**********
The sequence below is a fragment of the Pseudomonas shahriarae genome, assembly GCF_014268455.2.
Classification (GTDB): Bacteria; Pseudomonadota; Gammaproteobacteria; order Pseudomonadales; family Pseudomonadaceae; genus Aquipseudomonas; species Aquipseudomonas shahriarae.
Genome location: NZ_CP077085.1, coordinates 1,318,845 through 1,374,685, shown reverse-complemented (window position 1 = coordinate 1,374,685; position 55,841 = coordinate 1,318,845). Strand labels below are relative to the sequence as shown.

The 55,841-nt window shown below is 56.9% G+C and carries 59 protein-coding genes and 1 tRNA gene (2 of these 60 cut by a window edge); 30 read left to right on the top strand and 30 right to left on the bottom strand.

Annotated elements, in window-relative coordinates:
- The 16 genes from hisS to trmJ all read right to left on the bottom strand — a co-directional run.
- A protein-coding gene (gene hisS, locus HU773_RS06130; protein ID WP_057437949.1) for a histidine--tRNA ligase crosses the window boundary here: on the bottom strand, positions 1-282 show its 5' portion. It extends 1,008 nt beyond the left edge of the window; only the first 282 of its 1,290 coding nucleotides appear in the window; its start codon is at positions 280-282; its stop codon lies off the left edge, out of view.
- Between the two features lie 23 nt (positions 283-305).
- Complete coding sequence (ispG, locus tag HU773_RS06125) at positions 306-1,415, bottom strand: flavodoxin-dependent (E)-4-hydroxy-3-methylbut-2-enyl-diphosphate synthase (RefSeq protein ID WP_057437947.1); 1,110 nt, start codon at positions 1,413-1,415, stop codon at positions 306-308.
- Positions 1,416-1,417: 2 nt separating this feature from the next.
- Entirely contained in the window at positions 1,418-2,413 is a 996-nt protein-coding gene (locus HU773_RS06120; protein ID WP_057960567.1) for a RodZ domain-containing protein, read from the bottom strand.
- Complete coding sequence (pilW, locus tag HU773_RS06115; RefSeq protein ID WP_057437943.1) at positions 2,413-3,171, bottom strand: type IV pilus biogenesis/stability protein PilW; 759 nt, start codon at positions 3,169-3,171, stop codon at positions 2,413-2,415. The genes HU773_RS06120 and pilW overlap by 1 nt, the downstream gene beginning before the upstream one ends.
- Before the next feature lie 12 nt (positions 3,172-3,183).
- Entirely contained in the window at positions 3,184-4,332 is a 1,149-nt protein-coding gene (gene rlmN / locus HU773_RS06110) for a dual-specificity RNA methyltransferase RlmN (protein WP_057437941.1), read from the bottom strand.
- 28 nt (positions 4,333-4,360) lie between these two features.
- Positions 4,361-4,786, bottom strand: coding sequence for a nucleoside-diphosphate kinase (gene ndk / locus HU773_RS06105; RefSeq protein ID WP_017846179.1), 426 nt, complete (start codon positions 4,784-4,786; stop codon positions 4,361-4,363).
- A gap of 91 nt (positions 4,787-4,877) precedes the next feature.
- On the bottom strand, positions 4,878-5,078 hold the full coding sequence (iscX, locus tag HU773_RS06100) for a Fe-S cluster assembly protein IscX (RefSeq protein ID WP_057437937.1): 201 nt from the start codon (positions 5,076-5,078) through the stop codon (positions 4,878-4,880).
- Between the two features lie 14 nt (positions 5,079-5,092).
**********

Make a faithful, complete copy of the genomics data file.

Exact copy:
The sequence below is a fragment of the Pseudomonas shahriarae genome, assembly GCF_014268455.2.
Classification (GTDB): Bacteria; Pseudomonadota; Gammaproteobacteria; order Pseudomonadales; family Pseudomonadaceae; genus Aquipseudomonas; species Aquipseudomonas shahriarae.
Genome location: NZ_CP077085.1, coordinates 1,318,845 through 1,374,685, shown reverse-complemented (window position 1 = coordinate 1,374,685; position 55,841 = coordinate 1,318,845). Strand labels below are relative to the sequence as shown.

The 55,841-nt window shown below is 56.9% G+C and carries 59 protein-coding genes and 1 tRNA gene (2 of these 60 cut by a window edge); 30 read left to right on the top strand and 30 right to left on the bottom strand.

Annotated elements, in window-relative coordinates:
- The 16 genes from hisS to trmJ all read right to left on the bottom strand — a co-directional run.
- A protein-coding gene (gene hisS, locus HU773_RS06130; protein ID WP_057437949.1) for a histidine--tRNA ligase crosses the window boundary here: on the bottom strand, positions 1-282 show its 5' portion. It extends 1,008 nt beyond the left edge of the window; only the first 282 of its 1,290 coding nucleotides appear in the window; its start codon is at positions 280-282; its stop codon lies off the left edge, out of view.
- Between the two features lie 23 nt (positions 283-305).
- Complete coding sequence (ispG, locus tag HU773_RS06125) at positions 306-1,415, bottom strand: flavodoxin-dependent (E)-4-hydroxy-3-methylbut-2-enyl-diphosphate synthase (RefSeq protein ID WP_057437947.1); 1,110 nt, start codon at positions 1,413-1,415, stop codon at positions 306-308.
- Positions 1,416-1,417: 2 nt separating this feature from the next.
- Entirely contained in the window at positions 1,418-2,413 is a 996-nt protein-coding gene (locus HU773_RS06120; protein ID WP_057960567.1) for a RodZ domain-containing protein, read from the bottom strand.
- Complete coding sequence (pilW, locus tag HU773_RS06115; RefSeq protein ID WP_057437943.1) at positions 2,413-3,171, bottom strand: type IV pilus biogenesis/stability protein PilW; 759 nt, start codon at positions 3,169-3,171, stop codon at positions 2,413-2,415. The genes HU773_RS06120 and pilW overlap by 1 nt, the downstream gene beginning before the upstream one ends.
- Before the next feature lie 12 nt (positions 3,172-3,183).
- Entirely contained in the window at positions 3,184-4,332 is a 1,149-nt protein-coding gene (gene rlmN / locus HU773_RS06110) for a dual-specificity RNA methyltransferase RlmN (protein WP_057437941.1), read from the bottom strand.
- 28 nt (positions 4,333-4,360) lie between these two features.
- Positions 4,361-4,786, bottom strand: coding sequence for a nucleoside-diphosphate kinase (gene ndk / locus HU773_RS06105; RefSeq protein ID WP_017846179.1), 426 nt, complete (start codon positions 4,784-4,786; stop codon positions 4,361-4,363).
- A gap of 91 nt (positions 4,787-4,877) precedes the next feature.
- On the bottom strand, positions 4,878-5,078 hold the full coding sequence (iscX, locus tag HU773_RS06100) for a Fe-S cluster assembly protein IscX (RefSeq protein ID WP_057437937.1): 201 nt from the start codon (positions 5,076-5,078) through the stop codon (positions 4,878-4,880).
- Between the two features lie 14 nt (positions 5,079-5,092).